Slot machines are legally required to disclose
their paytables -- and sometimes their RTP.

EA started damage control by slashing the prices of heroes so that they supposedly weren't as much of a grind to unlock. However, the sneaky bastards also reduced the rewards for various in-game activities (such as completing the campaign), so as to render the cost reduction virtually moot. Then, EA disabled micro-transactions altogether. So by the time I finally started playing the game (over a month after launch), it was a totally different experience than it was intended to be at launch.

Star Wars license-holder Disney was furious with EA for potentially tarnishing the Star Wars brand (especially with the pending release of The Last Jedi). EA's stock prices fell as a result.

Battlefront II has actually caused law-makers and regulatory agencies in the United States and Europe to consider whether loot boxes qualify as "gambling", and whether they should, therefore, be regulated as such, including banning their sale to minors. Corporations are also starting to hop onto the bandwagon of self-regulation. Apple announced that all iOS apps with randomized micro-transactions must disclose the odds associated with rewards. This is the same disclosure that is actually legally required for actual gambling, such as slot machines.

For the record, I do not object to gambling per se. I actually bet every week on college and NFL football. Don't worry, I live in Nevada; it's legal for me. I spent almost three years working as a game developer for a slot machine manufacturer, and the only reason that I'm not still at that job is because the entire department in which I worked got laid off in the wake of a corporate merger (I'm actually very bitter and opposed to corporate mergers, by the way, but that's a discussion for another time). So I don't have a problem with gambling. I just think that it has a time and a place, and I don't want that time or place to be in my video games that I'm already paying $60 just to play. This is why casinos don't generally charge a cover fee.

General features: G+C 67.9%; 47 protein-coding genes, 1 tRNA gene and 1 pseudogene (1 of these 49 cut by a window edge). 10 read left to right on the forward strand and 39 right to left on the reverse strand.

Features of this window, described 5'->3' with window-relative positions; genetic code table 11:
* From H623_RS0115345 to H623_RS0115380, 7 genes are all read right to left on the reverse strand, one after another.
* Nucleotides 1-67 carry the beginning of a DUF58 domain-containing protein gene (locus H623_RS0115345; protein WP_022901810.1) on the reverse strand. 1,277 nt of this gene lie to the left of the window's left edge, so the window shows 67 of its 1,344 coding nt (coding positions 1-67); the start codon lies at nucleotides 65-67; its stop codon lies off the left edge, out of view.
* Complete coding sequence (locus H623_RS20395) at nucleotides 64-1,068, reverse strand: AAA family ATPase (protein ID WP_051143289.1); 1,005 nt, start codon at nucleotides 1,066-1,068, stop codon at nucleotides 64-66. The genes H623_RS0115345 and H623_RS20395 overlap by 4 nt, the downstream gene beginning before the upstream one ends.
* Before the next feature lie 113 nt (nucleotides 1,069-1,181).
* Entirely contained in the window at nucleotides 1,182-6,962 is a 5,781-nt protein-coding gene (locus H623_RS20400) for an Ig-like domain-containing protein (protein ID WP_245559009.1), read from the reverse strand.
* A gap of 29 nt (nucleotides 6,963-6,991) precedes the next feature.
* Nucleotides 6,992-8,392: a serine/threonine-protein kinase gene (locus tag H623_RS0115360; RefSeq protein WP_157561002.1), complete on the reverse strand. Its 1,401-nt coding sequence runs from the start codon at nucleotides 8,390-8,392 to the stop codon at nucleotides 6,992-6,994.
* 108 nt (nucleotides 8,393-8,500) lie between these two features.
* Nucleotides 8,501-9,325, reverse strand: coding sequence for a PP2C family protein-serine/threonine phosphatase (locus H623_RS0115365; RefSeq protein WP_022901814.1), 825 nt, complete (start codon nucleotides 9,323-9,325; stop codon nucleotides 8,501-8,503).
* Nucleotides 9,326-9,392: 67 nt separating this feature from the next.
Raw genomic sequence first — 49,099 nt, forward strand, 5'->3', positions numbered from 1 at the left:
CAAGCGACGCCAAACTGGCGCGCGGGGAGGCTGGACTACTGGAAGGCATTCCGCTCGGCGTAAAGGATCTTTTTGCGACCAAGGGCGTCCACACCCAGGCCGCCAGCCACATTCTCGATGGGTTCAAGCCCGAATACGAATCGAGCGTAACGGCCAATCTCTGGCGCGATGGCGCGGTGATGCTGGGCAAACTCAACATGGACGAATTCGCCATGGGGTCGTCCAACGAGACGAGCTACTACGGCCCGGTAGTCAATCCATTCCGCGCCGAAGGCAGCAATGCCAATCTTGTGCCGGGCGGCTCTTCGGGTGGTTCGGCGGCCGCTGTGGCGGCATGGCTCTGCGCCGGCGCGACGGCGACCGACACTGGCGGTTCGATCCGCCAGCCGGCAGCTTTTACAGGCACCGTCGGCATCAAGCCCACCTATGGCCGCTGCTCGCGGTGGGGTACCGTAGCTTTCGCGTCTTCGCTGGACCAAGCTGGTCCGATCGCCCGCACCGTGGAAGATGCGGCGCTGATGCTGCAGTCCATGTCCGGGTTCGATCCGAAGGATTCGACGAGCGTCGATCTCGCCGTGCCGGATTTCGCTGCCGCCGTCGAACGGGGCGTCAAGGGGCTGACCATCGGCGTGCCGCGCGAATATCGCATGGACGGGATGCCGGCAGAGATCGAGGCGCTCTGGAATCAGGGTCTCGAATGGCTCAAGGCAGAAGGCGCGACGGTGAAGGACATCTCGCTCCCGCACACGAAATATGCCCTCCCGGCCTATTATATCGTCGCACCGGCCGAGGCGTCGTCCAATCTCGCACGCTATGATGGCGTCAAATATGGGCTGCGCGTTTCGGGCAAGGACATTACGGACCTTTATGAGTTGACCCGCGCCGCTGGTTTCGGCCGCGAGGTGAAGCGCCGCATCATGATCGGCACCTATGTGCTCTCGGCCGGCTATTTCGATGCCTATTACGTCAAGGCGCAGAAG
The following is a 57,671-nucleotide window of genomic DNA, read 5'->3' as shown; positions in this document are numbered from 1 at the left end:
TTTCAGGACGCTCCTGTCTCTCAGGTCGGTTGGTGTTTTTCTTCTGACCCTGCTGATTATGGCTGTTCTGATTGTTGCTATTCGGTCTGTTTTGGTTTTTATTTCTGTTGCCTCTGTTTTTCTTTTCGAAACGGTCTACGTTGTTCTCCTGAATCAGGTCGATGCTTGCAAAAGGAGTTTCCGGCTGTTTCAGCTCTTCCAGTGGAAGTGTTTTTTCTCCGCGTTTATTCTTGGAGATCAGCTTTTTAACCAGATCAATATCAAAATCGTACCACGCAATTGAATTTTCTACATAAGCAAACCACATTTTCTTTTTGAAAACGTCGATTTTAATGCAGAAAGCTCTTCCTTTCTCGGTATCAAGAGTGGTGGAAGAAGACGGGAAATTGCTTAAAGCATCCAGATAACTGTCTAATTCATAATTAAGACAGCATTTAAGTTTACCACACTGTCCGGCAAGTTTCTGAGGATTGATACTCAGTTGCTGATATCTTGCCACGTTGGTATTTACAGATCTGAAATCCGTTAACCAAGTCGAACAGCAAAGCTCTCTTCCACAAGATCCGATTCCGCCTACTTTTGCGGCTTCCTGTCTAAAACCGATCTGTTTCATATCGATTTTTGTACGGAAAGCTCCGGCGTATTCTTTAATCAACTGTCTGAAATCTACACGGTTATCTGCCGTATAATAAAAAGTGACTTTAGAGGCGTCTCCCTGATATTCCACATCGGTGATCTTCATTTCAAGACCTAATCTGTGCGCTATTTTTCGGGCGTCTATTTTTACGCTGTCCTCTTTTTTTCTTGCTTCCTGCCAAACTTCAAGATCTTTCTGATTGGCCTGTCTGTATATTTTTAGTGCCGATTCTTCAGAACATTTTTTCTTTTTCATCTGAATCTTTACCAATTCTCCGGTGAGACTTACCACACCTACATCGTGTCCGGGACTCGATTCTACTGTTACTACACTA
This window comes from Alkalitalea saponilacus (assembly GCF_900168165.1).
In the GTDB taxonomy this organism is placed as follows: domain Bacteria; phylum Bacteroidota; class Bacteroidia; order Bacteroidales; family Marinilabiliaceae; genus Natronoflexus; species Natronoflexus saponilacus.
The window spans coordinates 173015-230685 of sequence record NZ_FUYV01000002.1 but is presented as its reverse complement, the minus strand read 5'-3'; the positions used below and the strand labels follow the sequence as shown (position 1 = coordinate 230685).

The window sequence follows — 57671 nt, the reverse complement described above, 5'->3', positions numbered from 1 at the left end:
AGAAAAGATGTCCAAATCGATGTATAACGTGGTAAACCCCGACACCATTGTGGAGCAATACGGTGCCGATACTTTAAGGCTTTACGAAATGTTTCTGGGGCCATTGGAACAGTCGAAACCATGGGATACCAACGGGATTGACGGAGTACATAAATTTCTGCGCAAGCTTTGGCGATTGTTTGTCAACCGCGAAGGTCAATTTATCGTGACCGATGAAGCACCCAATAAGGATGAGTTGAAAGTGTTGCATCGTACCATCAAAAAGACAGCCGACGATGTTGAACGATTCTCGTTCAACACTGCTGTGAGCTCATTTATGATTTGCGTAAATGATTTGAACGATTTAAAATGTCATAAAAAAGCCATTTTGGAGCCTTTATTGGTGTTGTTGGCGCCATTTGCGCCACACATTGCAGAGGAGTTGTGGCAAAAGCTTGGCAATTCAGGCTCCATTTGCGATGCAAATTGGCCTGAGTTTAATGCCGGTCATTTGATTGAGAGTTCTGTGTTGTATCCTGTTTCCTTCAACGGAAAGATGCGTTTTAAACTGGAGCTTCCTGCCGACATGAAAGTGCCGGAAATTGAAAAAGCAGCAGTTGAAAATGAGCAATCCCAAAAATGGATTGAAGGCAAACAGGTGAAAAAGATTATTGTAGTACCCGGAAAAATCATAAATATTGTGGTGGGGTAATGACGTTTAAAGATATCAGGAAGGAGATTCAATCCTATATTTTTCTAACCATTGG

I personally feel that Shadow of War and Destiny 2 are much more egregious examples of corporate avarice.

Also, for the record, I think that Battlefront II's micro-transaction controversy is a bit overblown. It's an online multiplayer shooter in which there is no win condition or end state. Whether you want the extra hero characters, and whether you're willing to spend time or money to get them is entirely up to the player's own whim. The game is perfectly playable without those heroes, and you can play through the campaign completely without spending an extra penny. It's a bit sleazy that EA markets the game by advertising these characters, and then locks them behind a grind/pay wall, but fighting games have been hiding unlockable characters behind grind-walls for decades.

Battlefront II isn't even the worst micro-transaction / pay-to-win system to come from EA! EA Sports titles like Madden and FIFA have been getting away with much worse pay-to-win systems (via their respective Ultimate Team modes) for years. Personally, I also think that Shadow of War (review coming very soon) has a much more offensive micro-transaction model because Warner Bros actually tied it into that game's campaign. If you want to finish the story, you either have to sit through the grind, or pay to speed it up. Though all of these pale in comparison to Activision and Bungie locking formerly-accessible end-game content behind the pay-wall of a Destiny 2 expansion pack.

In any case, it's sad that a review of a video game has to turn into a political op-ed, but that's the sad state of things right now.

Controversy and public outrage forced EA to completely disable in-game purchases.

So, if I knew that the game was controversially terrible, why did I bother to play it? ...

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A gamer's thoughts

Welcome to Mega Bears Fan's blog, and thanks for visiting! This blog is mostly dedicated to game reviews, strategies, and analysis of my favorite games. I also talk about my other interests, like football, science and technology, movies, and so on. Feel free to read more about the blog.